British Columbia 11/05/11 upi.com: A virus that has hit fish farms hard in eastern Canada, Norway and Chile may be present in wild salmon that spawn in British Columbia, a biologist says. Bruce Cohen, a justice on the provincial supreme court, has scheduled a two-day special hearing on evidence that the infectious salmon anemia virus could have hit the region, Postmedia News reported.

Salmon eggs

Cohen is leading an inquiry into the sharp drop in numbers of Fraser River salmon. Alexandra Morton, a biologist who submitted samples of coho and sockeye salmon for testing, blames open-water salmon farms. She said ISA could have arrived in British Columbia with imported salmon eggs.  “It’s a complete wild card. We just don’t know and that’s what has everyone so afraid,” she said.

Fraser River Sockeye Salmon Run

The number of salmon returning to the Fraser to spawn in 2009 dropped to about 1 million, when 10 million had been expected, but bounced back in 2010. The fish-farming industry says 2009 was an anomaly caused by unusual conditions in Queen Charlotte Sound in 2007 when the salmon went to sea. Wild salmon managers argue the 2009 catastrophe followed years of lower numbers and 2010 was the anomaly.

Arizona 11/04/11 azgfd.net. ArizonaGame&FishDeptWildlifeNews: As part of a conservation program for the endangered Mount Graham red squirrel, the Arizona Game and Fish Department and the U.S. Forest Service conducted an annual survey and estimated approximately 240 animals in the Pinaleño Mountains in southeastern Arizona.

Mt. Graham Red Squirrel

The latest survey count is an increase of 26 squirrels over the 2010 estimate. Small mammal species like the Mount Graham red squirrel typically have cyclical populations that depend on the conifer cone crop, their primary food resource. While this year’s surveys show an increase in the minimum population, biologists remain concerned about the species’ status and are exploring new ways to conserve it, including habitat improvements, squirrel research, and consideration of a pilot captive breeding program. The red squirrel survey is conducted annually in the fall by visiting a random sample of known middens (areas where red squirrels store or cache their cones).The Mount Graham red squirrel population spiked to around 550 animals in the late 1990s, but typically ranges between 200 and 300 individuals. Habitat losses caused by fire and insect infestations and poor cone crops caused by drought are considered primary factors in the species’ recent trends.“ Squirrel numbers are closely tied to available habitat and food resources,” says Tim Snow, nongame specialist for the Arizona Game and Fish Department. “Improving forest health and preventing catastrophic wildfire events will help ensure the continued existence of these squirrels.” Mount Graham red squirrels live only in the upper elevation conifer forests of the Pinaleño Mountains and feed primarily on conifer seeds. Females produce two to seven young annually. The species was added to the endangered species list in 1987. The multi-agency Mount Graham Red Squirrel Recovery Team, including the Coronado National Forest, Arizona Game and Fish, University of Arizona, Native American tribes and others, oversees conservation of the species.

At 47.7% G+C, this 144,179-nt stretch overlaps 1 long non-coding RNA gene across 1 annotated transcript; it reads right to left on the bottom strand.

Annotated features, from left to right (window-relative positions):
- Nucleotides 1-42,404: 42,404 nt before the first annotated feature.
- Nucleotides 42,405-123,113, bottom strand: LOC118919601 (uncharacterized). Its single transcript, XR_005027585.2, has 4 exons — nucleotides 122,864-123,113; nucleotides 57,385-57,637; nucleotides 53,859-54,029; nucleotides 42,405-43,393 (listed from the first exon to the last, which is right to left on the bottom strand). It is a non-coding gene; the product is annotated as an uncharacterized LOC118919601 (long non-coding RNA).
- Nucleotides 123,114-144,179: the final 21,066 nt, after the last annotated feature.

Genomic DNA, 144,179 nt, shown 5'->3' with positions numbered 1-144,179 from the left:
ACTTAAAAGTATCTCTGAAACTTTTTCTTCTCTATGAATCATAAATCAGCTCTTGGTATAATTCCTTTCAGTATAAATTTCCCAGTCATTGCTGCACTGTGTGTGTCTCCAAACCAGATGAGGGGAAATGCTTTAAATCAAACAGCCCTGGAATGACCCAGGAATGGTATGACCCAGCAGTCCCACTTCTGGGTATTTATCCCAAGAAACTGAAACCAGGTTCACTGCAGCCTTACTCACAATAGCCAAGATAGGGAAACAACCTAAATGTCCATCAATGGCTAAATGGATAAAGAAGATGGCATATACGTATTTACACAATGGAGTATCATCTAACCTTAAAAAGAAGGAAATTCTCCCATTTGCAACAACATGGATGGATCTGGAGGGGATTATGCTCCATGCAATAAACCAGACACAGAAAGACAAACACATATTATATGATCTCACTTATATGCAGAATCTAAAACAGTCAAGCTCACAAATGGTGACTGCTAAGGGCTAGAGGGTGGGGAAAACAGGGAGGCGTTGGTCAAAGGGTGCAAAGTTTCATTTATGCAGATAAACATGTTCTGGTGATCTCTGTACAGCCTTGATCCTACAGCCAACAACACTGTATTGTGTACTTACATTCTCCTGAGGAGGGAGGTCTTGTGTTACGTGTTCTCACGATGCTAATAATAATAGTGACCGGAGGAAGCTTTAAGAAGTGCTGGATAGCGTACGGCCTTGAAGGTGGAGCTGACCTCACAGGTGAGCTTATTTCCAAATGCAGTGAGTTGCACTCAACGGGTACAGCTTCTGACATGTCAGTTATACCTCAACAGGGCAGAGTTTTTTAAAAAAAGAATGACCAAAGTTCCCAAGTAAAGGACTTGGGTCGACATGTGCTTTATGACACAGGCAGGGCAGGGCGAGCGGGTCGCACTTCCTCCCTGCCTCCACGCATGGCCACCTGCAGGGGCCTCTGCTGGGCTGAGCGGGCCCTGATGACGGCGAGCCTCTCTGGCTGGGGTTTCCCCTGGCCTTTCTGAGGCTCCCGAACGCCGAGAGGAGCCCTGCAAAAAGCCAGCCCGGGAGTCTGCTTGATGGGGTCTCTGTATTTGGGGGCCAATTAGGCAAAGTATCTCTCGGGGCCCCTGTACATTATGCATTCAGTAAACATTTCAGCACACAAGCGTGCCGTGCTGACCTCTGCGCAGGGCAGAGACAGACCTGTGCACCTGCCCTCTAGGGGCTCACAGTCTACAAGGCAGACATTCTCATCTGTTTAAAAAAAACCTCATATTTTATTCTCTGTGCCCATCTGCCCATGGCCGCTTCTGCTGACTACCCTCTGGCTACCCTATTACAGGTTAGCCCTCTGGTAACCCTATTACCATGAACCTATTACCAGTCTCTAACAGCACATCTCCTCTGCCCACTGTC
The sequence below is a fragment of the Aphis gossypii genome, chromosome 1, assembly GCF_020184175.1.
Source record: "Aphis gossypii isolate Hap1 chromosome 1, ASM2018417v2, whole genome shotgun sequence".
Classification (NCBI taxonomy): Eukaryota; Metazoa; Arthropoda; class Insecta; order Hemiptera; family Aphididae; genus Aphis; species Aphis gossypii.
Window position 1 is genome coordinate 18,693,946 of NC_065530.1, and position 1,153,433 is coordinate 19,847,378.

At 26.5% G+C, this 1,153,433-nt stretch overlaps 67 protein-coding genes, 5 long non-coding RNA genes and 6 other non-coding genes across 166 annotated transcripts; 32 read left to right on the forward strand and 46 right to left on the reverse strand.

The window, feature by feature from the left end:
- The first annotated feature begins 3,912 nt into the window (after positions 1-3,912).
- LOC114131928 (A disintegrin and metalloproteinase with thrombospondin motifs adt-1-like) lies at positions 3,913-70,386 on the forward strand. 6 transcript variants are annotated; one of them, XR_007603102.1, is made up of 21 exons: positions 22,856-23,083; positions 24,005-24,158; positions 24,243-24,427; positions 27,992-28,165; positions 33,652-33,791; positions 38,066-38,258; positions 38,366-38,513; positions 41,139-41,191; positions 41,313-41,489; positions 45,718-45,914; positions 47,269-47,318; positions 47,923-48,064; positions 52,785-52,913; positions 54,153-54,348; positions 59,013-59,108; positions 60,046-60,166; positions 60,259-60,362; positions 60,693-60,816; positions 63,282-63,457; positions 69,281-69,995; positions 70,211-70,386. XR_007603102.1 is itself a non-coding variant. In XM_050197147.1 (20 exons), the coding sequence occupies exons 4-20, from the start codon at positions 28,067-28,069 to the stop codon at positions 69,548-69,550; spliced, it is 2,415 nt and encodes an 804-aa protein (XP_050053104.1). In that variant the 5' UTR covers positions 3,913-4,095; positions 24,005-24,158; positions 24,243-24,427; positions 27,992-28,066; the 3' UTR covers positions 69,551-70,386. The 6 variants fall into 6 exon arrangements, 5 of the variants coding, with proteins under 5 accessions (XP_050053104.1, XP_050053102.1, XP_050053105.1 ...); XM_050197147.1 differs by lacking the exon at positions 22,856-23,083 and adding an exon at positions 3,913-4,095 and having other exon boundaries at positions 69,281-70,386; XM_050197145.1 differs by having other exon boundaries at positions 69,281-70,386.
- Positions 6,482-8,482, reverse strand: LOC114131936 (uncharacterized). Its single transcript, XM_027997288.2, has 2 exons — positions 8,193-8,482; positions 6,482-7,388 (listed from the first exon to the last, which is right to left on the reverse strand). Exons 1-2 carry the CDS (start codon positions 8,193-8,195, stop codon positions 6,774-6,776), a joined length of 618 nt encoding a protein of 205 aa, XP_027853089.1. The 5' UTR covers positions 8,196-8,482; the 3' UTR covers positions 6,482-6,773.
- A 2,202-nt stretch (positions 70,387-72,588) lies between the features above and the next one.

Montana 11/05/11 Madison County: A Billings hunter was knocked down by a bear on November 4 in the Gravelly Range near Cascade Mountain. Fortunately, the bear then ran off without biting or clawing the hunter, who has been released from the hospital. The man was hunting with a partner who was uninjured. Officials aren’t certain what type of bear was involved in the incident. See http://billingsgazette.com/news/state-and-regional/montana/article_5bd62534-07e4-11e1-9d1b-001cc4c03286.html

New York 11/04/11 Niagara Falls, Niagara County: The dead and mutilated body of a fox found under the Lockport Road Bridge is presumed positive for rabies. It has been reported by residents that many children possibly had contact, but the lab was unable to test for rabies due to the body’s state of deterioration. See http://www.wkbw.com/home/Is-A-Rabid-Fox-In-The-Falls-133280163.html

North Carolina 11/04/11 Davidson County: A rabid raccoon killed by three dogs earlier in the week is the 16th rabies case reported in the county this year. See http://www.myfox8.com/news/wghp-story-davidson-co-rabies-111104,0,4379520.story